The setting of boundaries for your personal space is a good thing; but when it is implemented without discussion or warning, then it becomes a means of isolation. That isolation grows into the specter of someone who is never wrong in their own eyes, while the rest of the world must bow at their whims.
My first wife used and continues to use this method of protection. If I said something that she viewed as hurtful, she got up and walked out. I was left without a clue as to what I did, because there was never a desire to be mean on my part. I was still trying to learn. However, discussion was not an option. I felt cut off and abandoned. It is hard to build a relationship that way.
I have since met others who subscribe to this thinking, and their relationships are all lopsided--there is no one in their life to challenge them in any area. Growth essentially ceases.
Self-worth is thought to increased by being told how good we are. This idea was born from the fact that people with low self-esteem were verbally beaten down most of their lives.
What we seem to have missed is that self-esteem is dependent upon the self, and how good it is. Other people's opinion certainly is a help, but opinions are useless without concrete evidence to support it.
In other words, hearing, "Wow, Dale! You are awesome!" when all I've done is walk across the room is not what I need to feel good about myself. However, I DO need to hear that when I HAVE done something awesome.
You can tell me I'm great as often as you want, but that won't make me feel great until I have done something that I feel great about. Yet, you can beat me down with just a few times of negative criticism whether I've done anything or not.
The keys to helping people build their sense of self worth are simple, but difficult to implement in our hyper-critical society that has left off critical thinking as a skill necessary for healthy living.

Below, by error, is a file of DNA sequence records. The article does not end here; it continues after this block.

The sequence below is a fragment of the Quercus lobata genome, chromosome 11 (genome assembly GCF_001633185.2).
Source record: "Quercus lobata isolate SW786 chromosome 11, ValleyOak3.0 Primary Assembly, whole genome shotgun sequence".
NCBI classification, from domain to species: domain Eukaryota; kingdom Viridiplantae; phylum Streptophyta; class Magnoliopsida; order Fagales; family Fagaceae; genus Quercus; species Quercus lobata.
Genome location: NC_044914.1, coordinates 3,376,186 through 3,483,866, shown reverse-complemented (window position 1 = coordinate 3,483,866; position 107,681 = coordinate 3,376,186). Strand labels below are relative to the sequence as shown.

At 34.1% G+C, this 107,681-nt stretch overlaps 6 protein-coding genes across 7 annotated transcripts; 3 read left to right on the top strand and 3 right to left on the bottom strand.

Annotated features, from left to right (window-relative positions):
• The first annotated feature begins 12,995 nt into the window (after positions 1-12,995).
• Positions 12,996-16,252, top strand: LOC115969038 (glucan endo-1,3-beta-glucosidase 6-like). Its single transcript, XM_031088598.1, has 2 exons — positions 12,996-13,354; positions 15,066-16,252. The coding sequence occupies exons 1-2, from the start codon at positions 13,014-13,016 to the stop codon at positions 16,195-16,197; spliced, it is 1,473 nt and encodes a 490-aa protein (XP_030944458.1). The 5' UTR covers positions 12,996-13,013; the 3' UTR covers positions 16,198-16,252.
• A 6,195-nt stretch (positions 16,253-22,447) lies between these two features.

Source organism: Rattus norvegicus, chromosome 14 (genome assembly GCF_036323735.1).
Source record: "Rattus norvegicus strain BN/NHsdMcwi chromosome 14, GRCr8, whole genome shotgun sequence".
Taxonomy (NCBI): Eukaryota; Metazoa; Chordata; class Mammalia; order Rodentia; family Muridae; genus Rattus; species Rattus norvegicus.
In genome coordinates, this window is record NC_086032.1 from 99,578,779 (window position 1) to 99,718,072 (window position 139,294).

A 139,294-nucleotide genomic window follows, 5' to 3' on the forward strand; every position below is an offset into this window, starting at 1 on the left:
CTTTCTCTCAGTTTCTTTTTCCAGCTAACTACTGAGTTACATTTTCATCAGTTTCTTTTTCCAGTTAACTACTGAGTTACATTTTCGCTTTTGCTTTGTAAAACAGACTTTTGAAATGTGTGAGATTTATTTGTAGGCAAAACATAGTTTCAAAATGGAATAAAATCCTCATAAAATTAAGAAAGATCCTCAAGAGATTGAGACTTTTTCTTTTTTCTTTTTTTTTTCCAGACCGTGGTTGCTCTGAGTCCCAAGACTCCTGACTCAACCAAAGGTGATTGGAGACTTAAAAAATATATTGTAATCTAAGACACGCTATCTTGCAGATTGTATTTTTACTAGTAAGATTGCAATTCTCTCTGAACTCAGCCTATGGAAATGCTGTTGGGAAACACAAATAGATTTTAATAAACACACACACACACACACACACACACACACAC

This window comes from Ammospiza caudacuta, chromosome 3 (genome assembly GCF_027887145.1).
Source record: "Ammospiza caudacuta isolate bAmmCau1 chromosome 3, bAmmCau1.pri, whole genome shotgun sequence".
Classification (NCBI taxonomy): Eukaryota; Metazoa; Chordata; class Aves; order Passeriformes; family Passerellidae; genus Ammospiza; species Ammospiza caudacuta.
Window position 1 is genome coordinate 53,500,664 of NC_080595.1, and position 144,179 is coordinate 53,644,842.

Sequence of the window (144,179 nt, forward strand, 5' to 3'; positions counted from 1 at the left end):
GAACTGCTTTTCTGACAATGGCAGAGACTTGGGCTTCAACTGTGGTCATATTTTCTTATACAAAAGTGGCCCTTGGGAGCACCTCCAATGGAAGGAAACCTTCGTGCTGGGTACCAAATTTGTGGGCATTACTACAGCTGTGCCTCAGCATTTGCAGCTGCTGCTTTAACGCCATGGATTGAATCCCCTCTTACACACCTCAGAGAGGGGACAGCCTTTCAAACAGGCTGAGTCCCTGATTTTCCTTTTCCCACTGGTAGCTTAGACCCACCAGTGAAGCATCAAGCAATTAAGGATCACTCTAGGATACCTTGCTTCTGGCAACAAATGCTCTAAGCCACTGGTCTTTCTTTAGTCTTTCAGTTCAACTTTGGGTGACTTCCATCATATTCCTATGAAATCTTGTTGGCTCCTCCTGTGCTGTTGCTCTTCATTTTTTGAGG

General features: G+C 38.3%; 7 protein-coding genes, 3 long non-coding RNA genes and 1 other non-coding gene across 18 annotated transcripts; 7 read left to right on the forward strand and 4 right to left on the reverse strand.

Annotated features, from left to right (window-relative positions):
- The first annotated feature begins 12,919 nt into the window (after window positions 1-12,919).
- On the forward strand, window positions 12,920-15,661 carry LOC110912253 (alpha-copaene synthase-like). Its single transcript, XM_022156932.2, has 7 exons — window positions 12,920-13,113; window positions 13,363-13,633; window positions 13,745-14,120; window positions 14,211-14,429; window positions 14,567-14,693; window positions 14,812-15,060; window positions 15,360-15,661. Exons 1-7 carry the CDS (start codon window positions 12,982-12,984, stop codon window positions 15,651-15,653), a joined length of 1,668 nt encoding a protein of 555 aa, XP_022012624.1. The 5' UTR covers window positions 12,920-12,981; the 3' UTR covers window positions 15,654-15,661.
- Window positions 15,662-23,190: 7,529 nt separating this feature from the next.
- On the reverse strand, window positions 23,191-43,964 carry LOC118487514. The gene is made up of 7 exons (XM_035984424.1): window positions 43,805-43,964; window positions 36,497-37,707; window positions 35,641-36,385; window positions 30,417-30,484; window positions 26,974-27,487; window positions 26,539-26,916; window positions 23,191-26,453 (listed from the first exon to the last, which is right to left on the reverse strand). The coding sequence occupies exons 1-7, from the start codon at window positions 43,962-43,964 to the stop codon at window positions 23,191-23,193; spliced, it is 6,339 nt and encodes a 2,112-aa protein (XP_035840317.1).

- Stop criticizing every little thing.
- Give compliments when something is done well.
- Give compliments concerning good character.
- Change your thinking (Rom. 12:2). This is the most difficult of all, and something most of us need help with. The methods for doing this are many, and easily adapted by anyone who is serious about becoming healthy. In a nutshell, consider what you have allowed to go into your mind; eliminate the negative and focus on the good (Phil. 4:8). Make sure only good things go into your mind.
- Check your friends. Do they build you up or drag you down? (1 Cor. 15:33) Get rid of the ones who drag you down from where you want to be.
- If you are in an abusive relationship, and you have done all you know to change it, then remove yourself from that situation. (Pro. 21:19)
It is not necessary to begin with loving yourself, for you already do--even if not well.
The more you get outside of yourself (which is a very small world anyway), and begin to reach out to others around you--including strangers--the more you will begin to like yourself.
That is a promise and a guarantee.
Feel free to copy and share this with your tribe. I only ask that you provide a link to this site. Thanks. (If you don't know how to provide a link, just ask.)